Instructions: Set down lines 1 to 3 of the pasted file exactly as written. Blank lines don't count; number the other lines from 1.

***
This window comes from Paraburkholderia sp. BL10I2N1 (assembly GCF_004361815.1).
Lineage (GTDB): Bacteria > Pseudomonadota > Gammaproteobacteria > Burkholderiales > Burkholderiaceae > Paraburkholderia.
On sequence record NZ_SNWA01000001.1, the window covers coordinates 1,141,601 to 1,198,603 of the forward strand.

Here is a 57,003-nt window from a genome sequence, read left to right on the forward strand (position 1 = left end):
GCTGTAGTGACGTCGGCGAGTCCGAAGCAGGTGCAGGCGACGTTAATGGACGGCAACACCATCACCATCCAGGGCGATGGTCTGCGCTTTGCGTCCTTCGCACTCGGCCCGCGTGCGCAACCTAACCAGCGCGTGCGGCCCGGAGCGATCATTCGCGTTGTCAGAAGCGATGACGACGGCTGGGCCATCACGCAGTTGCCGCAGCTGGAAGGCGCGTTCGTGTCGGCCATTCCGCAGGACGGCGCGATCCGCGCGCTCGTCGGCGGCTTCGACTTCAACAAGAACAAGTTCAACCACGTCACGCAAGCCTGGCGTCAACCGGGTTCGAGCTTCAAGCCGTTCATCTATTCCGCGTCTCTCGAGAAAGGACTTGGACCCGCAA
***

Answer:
This window comes from Paraburkholderia sp. BL10I2N1 (assembly GCF_004361815.1).
Lineage (GTDB): Bacteria > Pseudomonadota > Gammaproteobacteria > Burkholderiales > Burkholderiaceae > Paraburkholderia.
On sequence record NZ_SNWA01000001.1, the window covers coordinates 1,141,601 to 1,198,603 of the forward strand.